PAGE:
Police officers are calling for "more boots on the ground" as figures reveal a 14% rise in homicides - the highest number since 2008.
Official police-recorded data from forces in England and Wales shows violent crimes are up by 19% in the year to September 2018.
Offences involving a knife rose by 8%, while hospital admissions for assaults involving a sharp implement increased by 15% in England.
It comes amid a 7% year-on-year rise in overall crime, with a total of 5,723,182 offences recorded - the highest number in a 12-month period since the year ending March 2004, when there were 6 million.
The figures released by the Office for National Statistics on Thursday show there were 90 more homicides recorded by the police in the year to September 2018 - excluding victims of large-scale incidents such as terror attacks - with the total number up from 649 in 2017 to 739.
'Terrifying spiral of violence'
The Police Federation of England and Wales said the figures portray "a country in the grip of a terrifying spiral of violence as an embattled police service struggles to cope".
National chair John Apter said: "Society just isn't as safe as it once was, and although the police service is doing everything within its power, we are swimming against the tide and it is the public who are being let down."
He said the rising murder toll and increase in knife-related hospital admissions paint a "terrifying picture" for "communities whose lives are being blighted by violent crime on a daily basis".
Mr Apter added: "Yet we have a Government whose own Violent Crime Strategy omitted to mention that the number of police officers has plummeted by around 22,000 since 2010, 80% from the frontline.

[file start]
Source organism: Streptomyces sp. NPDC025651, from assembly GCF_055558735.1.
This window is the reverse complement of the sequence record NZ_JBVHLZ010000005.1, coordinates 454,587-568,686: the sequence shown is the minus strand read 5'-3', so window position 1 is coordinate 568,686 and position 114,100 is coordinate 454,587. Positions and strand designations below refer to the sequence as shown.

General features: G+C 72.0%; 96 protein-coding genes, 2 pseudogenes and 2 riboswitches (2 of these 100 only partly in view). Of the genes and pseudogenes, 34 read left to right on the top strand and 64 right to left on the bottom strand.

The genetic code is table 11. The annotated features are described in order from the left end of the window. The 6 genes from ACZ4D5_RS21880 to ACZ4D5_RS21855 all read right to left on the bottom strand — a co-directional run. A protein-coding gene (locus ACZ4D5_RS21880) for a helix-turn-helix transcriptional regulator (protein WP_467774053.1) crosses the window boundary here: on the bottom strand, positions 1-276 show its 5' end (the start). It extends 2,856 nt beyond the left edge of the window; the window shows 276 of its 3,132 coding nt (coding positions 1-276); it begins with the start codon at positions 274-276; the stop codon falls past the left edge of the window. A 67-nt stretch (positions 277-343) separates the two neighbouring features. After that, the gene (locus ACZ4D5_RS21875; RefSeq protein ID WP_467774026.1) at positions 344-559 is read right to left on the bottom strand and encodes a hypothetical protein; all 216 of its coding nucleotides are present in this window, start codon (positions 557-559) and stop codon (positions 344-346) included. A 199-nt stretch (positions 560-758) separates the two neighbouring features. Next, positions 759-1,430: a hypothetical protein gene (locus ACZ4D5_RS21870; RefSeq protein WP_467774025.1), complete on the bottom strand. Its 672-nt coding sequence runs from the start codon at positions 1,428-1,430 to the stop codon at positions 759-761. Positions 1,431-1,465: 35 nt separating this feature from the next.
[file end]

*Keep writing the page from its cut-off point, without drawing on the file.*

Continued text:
"This is not a coincidence; we need more boots on the ground to help combat this epidemic."
Separate figures released by the Home Office on Thursday show police officer numbers have fallen by 15% since a peak of 144,353 in 2009.
There were 21,958 fewer by the end of September 2018, but an extra 0.4% - or 466 more officers - from 2017 represents the first year-on-year increase since 2009.
Mr Apter said: "I suspect it is merely a blip and in any case it is not enough to compete with the increasing rate of violent crime.
"Tackling this level of violence needs an immediate re-think and we sincerely want to work with Government to help turn this around."
'Cuts have consequences'
Speaking during a visit to Wolverton, near Milton Keynes on Thursday, Jeremy Corbyn attacked the Government over the rise in violent crime.
"Cuts have consequences and the loss of 21,000 police officers has had a consequence on the streets of this country," the Labour leader said.
"We need to spend more on policing in order to get more police officers on the street but we also need to invest far more in housing and in youth facilities so that we actually create stronger communities."
Prime Minister Theresa May's official spokesman said: "These statistics show that your chance of being a victim of crime remains low, but we recognise that certain crimes - particularly violent crime - have increased, and we are taking action to address this.
"The Offensive Weapons Bill will give police extra powers to tackle knife crime and to get weapons off the street. The serious violence strategy puts a greater focus on early intervention and stopping young people from being drawn into crime in the first place.
"We have also put forward the biggest increase in police funding since 2010. It's encouraging to see the first signs of police officer numbers rising in the statistics today."